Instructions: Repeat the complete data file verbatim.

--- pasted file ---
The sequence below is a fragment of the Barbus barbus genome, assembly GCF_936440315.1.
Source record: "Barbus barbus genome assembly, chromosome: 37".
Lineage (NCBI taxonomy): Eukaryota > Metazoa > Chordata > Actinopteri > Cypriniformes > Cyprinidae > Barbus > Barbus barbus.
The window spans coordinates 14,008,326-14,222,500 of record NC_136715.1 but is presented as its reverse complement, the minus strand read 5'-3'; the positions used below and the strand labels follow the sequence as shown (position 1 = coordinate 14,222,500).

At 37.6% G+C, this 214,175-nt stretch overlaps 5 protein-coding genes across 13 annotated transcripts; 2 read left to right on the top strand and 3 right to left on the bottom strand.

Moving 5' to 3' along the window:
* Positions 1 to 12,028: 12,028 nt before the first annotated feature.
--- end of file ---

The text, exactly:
The sequence below is a fragment of the Barbus barbus genome, assembly GCF_936440315.1.
Source record: "Barbus barbus genome assembly, chromosome: 37".
Lineage (NCBI taxonomy): Eukaryota > Metazoa > Chordata > Actinopteri > Cypriniformes > Cyprinidae > Barbus > Barbus barbus.
The window spans coordinates 14,008,326-14,222,500 of record NC_136715.1 but is presented as its reverse complement, the minus strand read 5'-3'; the positions used below and the strand labels follow the sequence as shown (position 1 = coordinate 14,222,500).

At 37.6% G+C, this 214,175-nt stretch overlaps 5 protein-coding genes across 13 annotated transcripts; 2 read left to right on the top strand and 3 right to left on the bottom strand.

Moving 5' to 3' along the window:
* Positions 1 to 12,028: 12,028 nt before the first annotated feature.